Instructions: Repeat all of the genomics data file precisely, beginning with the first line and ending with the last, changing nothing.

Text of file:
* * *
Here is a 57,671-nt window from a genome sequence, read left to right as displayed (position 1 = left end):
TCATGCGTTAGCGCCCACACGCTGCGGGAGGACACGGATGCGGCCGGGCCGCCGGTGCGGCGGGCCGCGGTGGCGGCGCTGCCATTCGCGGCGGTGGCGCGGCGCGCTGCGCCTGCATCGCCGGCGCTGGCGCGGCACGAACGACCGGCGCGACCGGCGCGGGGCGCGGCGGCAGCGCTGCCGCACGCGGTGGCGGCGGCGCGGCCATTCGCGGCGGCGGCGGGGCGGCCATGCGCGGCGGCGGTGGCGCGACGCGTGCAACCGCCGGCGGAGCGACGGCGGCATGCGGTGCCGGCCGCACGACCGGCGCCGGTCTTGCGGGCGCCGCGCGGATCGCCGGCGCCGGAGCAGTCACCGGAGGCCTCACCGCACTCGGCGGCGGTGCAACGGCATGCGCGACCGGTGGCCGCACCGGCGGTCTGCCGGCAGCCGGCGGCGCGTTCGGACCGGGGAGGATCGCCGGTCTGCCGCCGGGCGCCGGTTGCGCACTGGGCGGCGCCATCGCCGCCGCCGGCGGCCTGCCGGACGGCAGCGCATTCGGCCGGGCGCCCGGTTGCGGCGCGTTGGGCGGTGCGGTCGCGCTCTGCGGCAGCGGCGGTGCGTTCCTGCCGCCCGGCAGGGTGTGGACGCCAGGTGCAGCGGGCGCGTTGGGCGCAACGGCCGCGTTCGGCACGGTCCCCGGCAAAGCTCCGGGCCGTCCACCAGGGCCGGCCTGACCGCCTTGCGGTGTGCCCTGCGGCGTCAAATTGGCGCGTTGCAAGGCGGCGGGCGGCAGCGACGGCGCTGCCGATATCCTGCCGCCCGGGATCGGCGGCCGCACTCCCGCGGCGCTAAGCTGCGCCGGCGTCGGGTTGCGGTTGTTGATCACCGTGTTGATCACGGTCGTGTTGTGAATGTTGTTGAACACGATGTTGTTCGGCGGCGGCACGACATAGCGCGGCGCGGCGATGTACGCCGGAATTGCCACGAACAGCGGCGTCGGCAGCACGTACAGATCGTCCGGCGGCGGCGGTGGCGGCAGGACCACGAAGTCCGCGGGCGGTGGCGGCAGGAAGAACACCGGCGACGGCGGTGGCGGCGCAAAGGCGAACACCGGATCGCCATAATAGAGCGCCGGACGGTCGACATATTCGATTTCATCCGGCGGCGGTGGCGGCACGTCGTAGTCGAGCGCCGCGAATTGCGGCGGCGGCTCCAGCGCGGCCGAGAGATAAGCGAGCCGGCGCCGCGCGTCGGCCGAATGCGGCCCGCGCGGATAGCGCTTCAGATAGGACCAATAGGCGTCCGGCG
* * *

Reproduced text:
Here is a 57,671-nt window from a genome sequence, read left to right as displayed (position 1 = left end):
TCATGCGTTAGCGCCCACACGCTGCGGGAGGACACGGATGCGGCCGGGCCGCCGGTGCGGCGGGCCGCGGTGGCGGCGCTGCCATTCGCGGCGGTGGCGCGGCGCGCTGCGCCTGCATCGCCGGCGCTGGCGCGGCACGAACGACCGGCGCGACCGGCGCGGGGCGCGGCGGCAGCGCTGCCGCACGCGGTGGCGGCGGCGCGGCCATTCGCGGCGGCGGCGGGGCGGCCATGCGCGGCGGCGGTGGCGCGACGCGTGCAACCGCCGGCGGAGCGACGGCGGCATGCGGTGCCGGCCGCACGACCGGCGCCGGTCTTGCGGGCGCCGCGCGGATCGCCGGCGCCGGAGCAGTCACCGGAGGCCTCACCGCACTCGGCGGCGGTGCAACGGCATGCGCGACCGGTGGCCGCACCGGCGGTCTGCCGGCAGCCGGCGGCGCGTTCGGACCGGGGAGGATCGCCGGTCTGCCGCCGGGCGCCGGTTGCGCACTGGGCGGCGCCATCGCCGCCGCCGGCGGCCTGCCGGACGGCAGCGCATTCGGCCGGGCGCCCGGTTGCGGCGCGTTGGGCGGTGCGGTCGCGCTCTGCGGCAGCGGCGGTGCGTTCCTGCCGCCCGGCAGGGTGTGGACGCCAGGTGCAGCGGGCGCGTTGGGCGCAACGGCCGCGTTCGGCACGGTCCCCGGCAAAGCTCCGGGCCGTCCACCAGGGCCGGCCTGACCGCCTTGCGGTGTGCCCTGCGGCGTCAAATTGGCGCGTTGCAAGGCGGCGGGCGGCAGCGACGGCGCTGCCGATATCCTGCCGCCCGGGATCGGCGGCCGCACTCCCGCGGCGCTAAGCTGCGCCGGCGTCGGGTTGCGGTTGTTGATCACCGTGTTGATCACGGTCGTGTTGTGAATGTTGTTGAACACGATGTTGTTCGGCGGCGGCACGACATAGCGCGGCGCGGCGATGTACGCCGGAATTGCCACGAACAGCGGCGTCGGCAGCACGTACAGATCGTCCGGCGGCGGCGGTGGCGGCAGGACCACGAAGTCCGCGGGCGGTGGCGGCAGGAAGAACACCGGCGACGGCGGTGGCGGCGCAAAGGCGAACACCGGATCGCCATAATAGAGCGCCGGACGGTCGACATATTCGATTTCATCCGGCGGCGGTGGCGGCACGTCGTAGTCGAGCGCCGCGAATTGCGGCGGCGGCTCCAGCGCGGCCGAGAGATAAGCGAGCCGGCGCCGCGCGTCGGCCGAATGCGGCCCGCGCGGATAGCGCTTCAGATAGGACCAATAGGCGTCCGGCG